**Theorem (dim 2 Stokes).** Let's consider $f = ( p, q )$ with continuous derivative. Then
$$\displaystyle\int\displaystyle\int_R \left( \frac{\partial q}{\partial x} - \frac{\partial p}{\partial y} \right) dA = \displaystyle\int_{\partial R} p dx + q dy,$$

If the region is not simple, decompose it into simple parts.

To prove Stokes theorem one then needs to apply properties of integrals such as:

- the additivity property of area integrals - to turn the integral into the sum of integrals over the parts, and
- the orientation property of line integrals - to cancel the integrals over the edges that are shared by the parts.

In the example on the right, there is one cut and two regions. Then $$\begin{array}{} \displaystyle\int\displaystyle\int_R.. &= \displaystyle\int\displaystyle\int_{R_1} + \displaystyle\int\displaystyle\int_{\partial R_2}.. {\rm \hspace{3pt} by \hspace{3pt} (1)} \\ &= \displaystyle\int_{\partial R_1}.. + \displaystyle\int_{\partial R_2}.. {\rm \hspace{3pt} by \hspace{3pt} ST} \\ &= \displaystyle\int_{\partial R}.. {\rm \hspace{3pt} by \hspace{3pt} (2)} \end{array}$$

It's more complicated for the example below, as one has to orient the holes in the opposite direction:

**Theorem.** Assume $R$ is decomposable into a finite number of simple regions. If $f = ( p, q )$ has continuous derivative then
$$\displaystyle\int\displaystyle\int_R \left( \frac{\partial q}{\partial x} - \frac{\partial p}{\partial y} \right) dA = \displaystyle\int_{\partial R} p dx + q dy,$$
where ${\partial}R$ is oriented positively.

**Proof.** Idea of: decompose $R$ into $R_1, \ldots , R_n$ simple regions, and then use the Stoke Theorem on each $R_i$:
$$\displaystyle\int\displaystyle\int_{R_i} ... = \displaystyle\int_{\partial R_i} ... , i = 1, ... n,$$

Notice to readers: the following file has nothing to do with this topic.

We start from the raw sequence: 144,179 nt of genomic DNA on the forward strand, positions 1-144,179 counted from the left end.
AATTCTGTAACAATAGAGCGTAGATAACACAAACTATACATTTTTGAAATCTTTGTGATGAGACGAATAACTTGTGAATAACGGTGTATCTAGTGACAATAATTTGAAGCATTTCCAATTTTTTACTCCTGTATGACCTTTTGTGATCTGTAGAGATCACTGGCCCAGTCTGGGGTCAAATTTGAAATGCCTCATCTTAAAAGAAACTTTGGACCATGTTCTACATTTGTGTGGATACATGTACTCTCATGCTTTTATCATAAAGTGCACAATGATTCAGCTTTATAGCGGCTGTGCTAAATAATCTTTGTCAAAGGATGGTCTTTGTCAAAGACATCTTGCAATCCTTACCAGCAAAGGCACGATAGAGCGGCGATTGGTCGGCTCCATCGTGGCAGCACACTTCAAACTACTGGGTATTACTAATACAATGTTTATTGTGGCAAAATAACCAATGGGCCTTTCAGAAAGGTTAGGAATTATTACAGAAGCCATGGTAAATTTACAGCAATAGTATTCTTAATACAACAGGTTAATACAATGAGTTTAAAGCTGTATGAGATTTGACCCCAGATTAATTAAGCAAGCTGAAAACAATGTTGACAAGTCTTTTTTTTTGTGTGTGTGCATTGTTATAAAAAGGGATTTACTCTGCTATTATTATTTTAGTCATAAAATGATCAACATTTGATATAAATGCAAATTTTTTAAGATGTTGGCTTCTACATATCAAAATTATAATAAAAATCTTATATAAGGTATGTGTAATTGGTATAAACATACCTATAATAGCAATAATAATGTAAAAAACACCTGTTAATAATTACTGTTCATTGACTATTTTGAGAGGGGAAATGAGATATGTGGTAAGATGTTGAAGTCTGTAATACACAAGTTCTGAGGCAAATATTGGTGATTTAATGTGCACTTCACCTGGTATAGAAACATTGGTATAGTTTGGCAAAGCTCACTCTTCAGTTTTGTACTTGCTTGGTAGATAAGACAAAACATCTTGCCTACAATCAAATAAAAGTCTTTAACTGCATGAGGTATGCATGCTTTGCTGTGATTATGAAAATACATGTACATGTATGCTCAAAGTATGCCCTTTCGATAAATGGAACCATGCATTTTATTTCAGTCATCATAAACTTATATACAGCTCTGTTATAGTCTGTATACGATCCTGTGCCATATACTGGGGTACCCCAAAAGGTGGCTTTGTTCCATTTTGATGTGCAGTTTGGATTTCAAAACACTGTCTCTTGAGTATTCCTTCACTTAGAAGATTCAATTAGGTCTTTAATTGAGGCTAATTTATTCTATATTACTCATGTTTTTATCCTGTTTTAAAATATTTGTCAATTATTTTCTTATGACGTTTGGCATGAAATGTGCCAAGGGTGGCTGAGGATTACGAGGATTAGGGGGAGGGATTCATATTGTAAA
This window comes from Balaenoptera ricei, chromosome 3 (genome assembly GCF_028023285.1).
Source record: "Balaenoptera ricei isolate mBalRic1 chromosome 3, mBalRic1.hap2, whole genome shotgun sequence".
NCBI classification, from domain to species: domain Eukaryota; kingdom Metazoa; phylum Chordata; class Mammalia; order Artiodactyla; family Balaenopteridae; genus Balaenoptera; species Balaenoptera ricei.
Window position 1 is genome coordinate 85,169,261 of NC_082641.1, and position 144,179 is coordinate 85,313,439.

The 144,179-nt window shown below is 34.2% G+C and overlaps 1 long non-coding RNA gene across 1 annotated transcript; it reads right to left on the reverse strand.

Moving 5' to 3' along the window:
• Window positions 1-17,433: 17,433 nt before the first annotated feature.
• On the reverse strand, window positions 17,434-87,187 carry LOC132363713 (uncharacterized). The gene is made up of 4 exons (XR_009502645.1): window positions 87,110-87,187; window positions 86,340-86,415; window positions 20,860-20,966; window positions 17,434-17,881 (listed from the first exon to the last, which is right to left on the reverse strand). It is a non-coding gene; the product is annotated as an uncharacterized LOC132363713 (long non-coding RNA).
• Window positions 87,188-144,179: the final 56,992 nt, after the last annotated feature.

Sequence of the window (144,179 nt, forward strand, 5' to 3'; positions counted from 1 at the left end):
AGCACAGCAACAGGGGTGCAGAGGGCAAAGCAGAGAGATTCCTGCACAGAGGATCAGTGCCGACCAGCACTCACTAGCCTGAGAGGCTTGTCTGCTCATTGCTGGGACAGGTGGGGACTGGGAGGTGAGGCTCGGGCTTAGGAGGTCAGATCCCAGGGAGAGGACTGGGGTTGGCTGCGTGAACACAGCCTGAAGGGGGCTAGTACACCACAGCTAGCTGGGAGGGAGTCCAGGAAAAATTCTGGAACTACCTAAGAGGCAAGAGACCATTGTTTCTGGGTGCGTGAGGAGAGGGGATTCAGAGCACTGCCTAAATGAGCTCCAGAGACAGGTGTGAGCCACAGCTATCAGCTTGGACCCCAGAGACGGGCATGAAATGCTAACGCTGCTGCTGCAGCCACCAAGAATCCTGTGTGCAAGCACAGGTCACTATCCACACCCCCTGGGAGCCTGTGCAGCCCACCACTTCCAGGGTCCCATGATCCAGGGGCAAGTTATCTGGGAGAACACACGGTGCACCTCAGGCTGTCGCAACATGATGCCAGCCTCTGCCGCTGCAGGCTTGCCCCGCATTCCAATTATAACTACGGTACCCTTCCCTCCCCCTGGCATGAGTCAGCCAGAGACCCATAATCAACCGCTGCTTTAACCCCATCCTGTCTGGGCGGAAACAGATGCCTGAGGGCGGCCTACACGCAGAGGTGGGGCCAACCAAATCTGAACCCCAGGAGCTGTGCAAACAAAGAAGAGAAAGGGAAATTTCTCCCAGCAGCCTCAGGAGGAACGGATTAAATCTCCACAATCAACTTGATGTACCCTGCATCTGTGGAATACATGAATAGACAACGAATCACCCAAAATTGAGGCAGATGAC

and then add them.

What about this?

To figure out which way to orient which part, use the rule: as you move, the region has to be to your left.

For the left-hand side we have $$\displaystyle\int\displaystyle\int_R = \displaystyle\int\displaystyle\int_{R_1} + \displaystyle\int\displaystyle\int_{R_2}$$ while for the right-hand side we have $$\displaystyle\int_{\partial R} = \displaystyle\int_{C_1} + \displaystyle\int_{C_2},$$ so that we have:

## 4 Applications

Suppose we want to evaluate the area of the region $R$ without double integration. (Imagine you have to find the area of a fortress and you can't get inside, or a pond.) Then $$Area = \displaystyle\int\displaystyle\int_R 1 dA.$$ Here we want to use Stokes Theorem!

The above expression can be set equal to $$\displaystyle\int\displaystyle\int_R \left( \frac{\partial q}{\partial x} - \frac{\partial p}{\partial y} \right) dA,$$ where the appropriate $p$ and $q$ are to be found. One immediately finds that $$q = x,$$ $$p = 0,$$ is a suitable choice. Then, by applying the Stokes Theorem, we get $$Area = \displaystyle\int_{\partial R} x dx = \displaystyle\int_a^b ( {\alpha}, 0 ) ( {\alpha}', {\beta}' ) dt = \displaystyle\int_a^b {\alpha}{\alpha}' dt.$$

Walking around the wall means using a specific parametrization, with time as a parameter: $${\alpha} = {\alpha}(t), {\beta} = {\beta}(t).$$